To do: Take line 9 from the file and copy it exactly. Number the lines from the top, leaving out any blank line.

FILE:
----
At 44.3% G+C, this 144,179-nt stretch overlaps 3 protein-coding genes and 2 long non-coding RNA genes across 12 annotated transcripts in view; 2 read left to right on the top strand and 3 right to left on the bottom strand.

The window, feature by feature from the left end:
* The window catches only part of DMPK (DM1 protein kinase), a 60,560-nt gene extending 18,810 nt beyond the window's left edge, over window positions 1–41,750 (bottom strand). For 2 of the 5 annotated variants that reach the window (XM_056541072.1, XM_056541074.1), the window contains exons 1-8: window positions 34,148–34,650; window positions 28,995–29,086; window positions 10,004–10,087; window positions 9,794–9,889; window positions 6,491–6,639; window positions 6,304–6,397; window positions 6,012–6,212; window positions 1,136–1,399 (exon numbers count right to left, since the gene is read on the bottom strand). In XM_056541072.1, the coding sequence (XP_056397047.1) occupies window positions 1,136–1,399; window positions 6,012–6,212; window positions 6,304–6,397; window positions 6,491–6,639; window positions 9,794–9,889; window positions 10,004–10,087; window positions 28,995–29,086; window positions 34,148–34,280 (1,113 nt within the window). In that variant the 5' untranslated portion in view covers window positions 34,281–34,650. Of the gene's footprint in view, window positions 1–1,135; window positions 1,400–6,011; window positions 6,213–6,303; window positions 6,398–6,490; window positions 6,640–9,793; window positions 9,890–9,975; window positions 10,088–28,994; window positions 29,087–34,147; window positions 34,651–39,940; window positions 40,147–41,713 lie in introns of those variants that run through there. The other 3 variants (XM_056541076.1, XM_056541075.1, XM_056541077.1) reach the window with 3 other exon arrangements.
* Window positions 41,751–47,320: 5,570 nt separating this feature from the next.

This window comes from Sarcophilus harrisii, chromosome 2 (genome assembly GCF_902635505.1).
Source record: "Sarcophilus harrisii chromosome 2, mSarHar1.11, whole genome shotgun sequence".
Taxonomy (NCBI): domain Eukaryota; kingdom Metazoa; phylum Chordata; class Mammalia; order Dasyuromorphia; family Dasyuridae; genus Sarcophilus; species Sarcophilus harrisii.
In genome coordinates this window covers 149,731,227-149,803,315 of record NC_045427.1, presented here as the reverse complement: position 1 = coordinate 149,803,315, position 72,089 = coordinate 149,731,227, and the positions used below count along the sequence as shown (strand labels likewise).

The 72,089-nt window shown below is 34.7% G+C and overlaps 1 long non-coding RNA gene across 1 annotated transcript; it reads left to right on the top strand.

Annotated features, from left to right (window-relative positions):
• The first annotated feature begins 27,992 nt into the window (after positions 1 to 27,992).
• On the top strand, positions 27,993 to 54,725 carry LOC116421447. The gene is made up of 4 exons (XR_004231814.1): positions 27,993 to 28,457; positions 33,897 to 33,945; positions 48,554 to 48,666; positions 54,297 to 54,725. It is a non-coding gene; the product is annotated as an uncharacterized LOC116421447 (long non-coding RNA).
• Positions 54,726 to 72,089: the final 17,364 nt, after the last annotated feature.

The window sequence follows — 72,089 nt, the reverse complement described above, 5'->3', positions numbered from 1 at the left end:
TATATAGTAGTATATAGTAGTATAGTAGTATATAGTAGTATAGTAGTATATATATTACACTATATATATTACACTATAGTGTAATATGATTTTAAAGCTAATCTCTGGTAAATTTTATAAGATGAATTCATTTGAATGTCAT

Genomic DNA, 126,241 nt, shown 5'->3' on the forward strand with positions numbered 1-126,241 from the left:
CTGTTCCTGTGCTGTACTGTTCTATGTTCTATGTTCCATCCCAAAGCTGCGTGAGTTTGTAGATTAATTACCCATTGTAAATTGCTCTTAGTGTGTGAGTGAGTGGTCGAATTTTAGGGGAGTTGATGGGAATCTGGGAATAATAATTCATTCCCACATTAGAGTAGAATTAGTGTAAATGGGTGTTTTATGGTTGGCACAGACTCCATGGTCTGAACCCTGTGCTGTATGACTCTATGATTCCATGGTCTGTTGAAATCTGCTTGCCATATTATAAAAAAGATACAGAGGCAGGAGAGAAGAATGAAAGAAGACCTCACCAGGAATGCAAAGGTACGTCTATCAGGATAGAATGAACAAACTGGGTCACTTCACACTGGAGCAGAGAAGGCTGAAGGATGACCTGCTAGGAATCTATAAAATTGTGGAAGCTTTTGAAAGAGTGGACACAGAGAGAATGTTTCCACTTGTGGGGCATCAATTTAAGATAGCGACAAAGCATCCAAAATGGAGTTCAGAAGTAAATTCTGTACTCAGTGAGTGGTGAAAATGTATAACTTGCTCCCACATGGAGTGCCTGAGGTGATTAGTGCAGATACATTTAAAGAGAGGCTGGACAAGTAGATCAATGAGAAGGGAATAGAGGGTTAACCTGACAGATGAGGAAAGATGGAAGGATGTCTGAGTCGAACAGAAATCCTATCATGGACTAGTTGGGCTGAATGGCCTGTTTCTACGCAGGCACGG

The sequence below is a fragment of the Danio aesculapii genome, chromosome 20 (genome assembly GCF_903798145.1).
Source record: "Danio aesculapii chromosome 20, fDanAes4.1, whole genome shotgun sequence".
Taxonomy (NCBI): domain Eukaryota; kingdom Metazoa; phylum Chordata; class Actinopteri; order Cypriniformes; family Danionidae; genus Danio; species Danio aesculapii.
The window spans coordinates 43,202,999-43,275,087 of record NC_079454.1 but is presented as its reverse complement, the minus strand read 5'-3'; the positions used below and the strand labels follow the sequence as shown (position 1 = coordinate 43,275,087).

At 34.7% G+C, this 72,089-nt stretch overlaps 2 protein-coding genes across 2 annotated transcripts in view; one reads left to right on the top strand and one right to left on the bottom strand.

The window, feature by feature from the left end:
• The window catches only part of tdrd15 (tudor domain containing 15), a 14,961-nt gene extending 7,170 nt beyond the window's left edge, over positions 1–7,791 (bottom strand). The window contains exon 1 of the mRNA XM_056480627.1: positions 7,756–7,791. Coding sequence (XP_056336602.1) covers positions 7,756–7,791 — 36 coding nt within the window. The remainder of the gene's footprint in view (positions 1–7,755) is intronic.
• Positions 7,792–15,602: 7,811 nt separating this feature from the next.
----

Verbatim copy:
The 72,089-nt window shown below is 34.7% G+C and overlaps 1 long non-coding RNA gene across 1 annotated transcript; it reads left to right on the top strand.